From one character to the next we actors are metamorphic creatures: not content with merely viewing and exploring lives different from ourselves, but also attempting to live them and reflecting that emotional escape to the audience. As the late great Alan Rickman once said, “Actors are agents of change. A film, a piece of theatre, a piece of music, or a book can make a difference. It can change the world.”
First of all there are no set rules for enhancing your skills.
Getting acting work can often seem an uphill task and many don’t realise their level or whether they are ready for an agent or not. Also, you may even have plenty of tools in place: an agent, top headshots; a great portfolio and a show-reel done and yet still be sat there for months before you even get a call. The advice offered here is only the perspective of someone who started from scratch and didn’t have the finances for drama school, acting classes or the luxuries of having an agent. Self- representation is a good shout. A couple of reasons for doing so: you are not yet a professional, you need to acquire a decent show-reel and a couple of credits.
So what can be done in your own time?
An often embarrassing but simple task is really just to practice in front of the mirror, better still if you can film yourself with a decent camera. Jim Carrey famously practiced many hours each day in front of the mirror. It’s hard to know if you’re overdoing it or under-doing your facial movements if you can’t see what you’re doing. The following clip is a fantastic performance by Christopher Walken using what’s around him and what he’s wearing to really draw you into his character.
Get involved with the local film-makers in your community and offer your services for free. You need to build up relationships and network in order to get the bigger roles and gain favour from an agent. Selfies and waving with glee in front of an iPhone doesn’t quite cut it! If you are starting here at Phoenix then you are in the right place with a great community to network and gain that vital experience from in workshops and courses.
Take classes and visit workshops regardless of your background. You will not create instruments of fine precision with blunt tools. For those of you who are a natural then well done, but are we saying there is a finite level to performance? Raise the bar for yourself.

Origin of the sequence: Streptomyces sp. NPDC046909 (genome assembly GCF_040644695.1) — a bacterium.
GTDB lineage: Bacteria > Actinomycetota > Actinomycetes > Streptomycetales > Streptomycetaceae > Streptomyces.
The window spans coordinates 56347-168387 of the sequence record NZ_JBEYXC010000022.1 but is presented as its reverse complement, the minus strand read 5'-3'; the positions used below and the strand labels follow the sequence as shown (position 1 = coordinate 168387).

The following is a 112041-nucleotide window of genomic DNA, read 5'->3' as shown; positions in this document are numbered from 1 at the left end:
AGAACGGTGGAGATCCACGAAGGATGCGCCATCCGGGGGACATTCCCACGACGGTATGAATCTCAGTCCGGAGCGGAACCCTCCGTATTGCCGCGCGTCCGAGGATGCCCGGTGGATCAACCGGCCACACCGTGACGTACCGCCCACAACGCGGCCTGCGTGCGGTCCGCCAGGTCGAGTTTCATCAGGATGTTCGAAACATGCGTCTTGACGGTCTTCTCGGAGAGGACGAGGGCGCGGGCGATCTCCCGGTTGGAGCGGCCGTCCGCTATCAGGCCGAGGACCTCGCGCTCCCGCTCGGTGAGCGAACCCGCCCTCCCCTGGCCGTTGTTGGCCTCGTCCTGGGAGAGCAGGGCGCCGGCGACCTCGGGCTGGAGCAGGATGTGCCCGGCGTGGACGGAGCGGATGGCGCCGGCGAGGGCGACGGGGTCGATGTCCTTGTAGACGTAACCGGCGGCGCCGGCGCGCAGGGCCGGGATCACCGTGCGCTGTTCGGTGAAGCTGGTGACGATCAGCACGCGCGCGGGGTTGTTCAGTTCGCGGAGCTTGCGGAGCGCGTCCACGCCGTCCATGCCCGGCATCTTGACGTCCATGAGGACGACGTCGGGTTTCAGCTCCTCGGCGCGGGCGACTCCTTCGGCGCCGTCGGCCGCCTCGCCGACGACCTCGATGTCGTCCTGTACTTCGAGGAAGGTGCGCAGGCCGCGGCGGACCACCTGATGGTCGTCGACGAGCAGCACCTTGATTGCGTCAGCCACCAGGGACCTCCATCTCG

Assume the character
Learning your lines and shaping emotional content can be nebulous, given the intangibility of words. Many actors have their own methods and some are educated deeply into the life of a character. The following methods can help you “fit” into a character’s mindset. Try reading a book you enjoy out loud and assuming the characters and the settings. A staple suggestion is Stanislavski’s ‘An Actor Prepares’, a great analytical approach to help set you in good stead for a role. He suggests that we “must study other people and get as close to them emotionally as we can, until sympathy for them is transformed into feelings of our own.”
As an author would mentally play out all of the characters of their novel, then reading a book can enhance technique.
Whether it be through writing, music, photography, cinematography or getting involved with set construction – the point is to get involved with these other aspects as they can help you draw inspiration. Another option is to become an extra or a sentient prop for a while. First of all, it is more lucrative to earn money to develop you and purposefully as a useful insight into how a film set works – not to mention a glorious chance to see a reputable actor plying their craft. You’ll probably be surprised at what they have to deal with such as: distance from the camera, coping with retakes – especially on high energy level performances; never looking into the camera (unless required or as a fourth wall), and the often enormous hours of work.
Warm up techniques
Some people frantically walk into the corner of a room like a classroom dunce and violently shake their head, as if to stay awake or wave their wrists about. Others flagellate themselves as they slap their face, punch into their abs and some of the ladies pull their own hair or mess it up badly to generate a frustrated or angry character. Or you could walk in and just assume the part already. Check out De Niro in this audition.
Now unburden your couch of the weight of your buttocks and get involved. Whether it be through mirrors, books; classes, workshops and projects or even if it’s just being observant of the world around you, it’s all inspiration. So get out there and enjoy becoming, if at minimum, a more entertaining individual.
Our Acting for Film Basics course runs on Wednesdays from 6 – 27 Apr. Find out more here.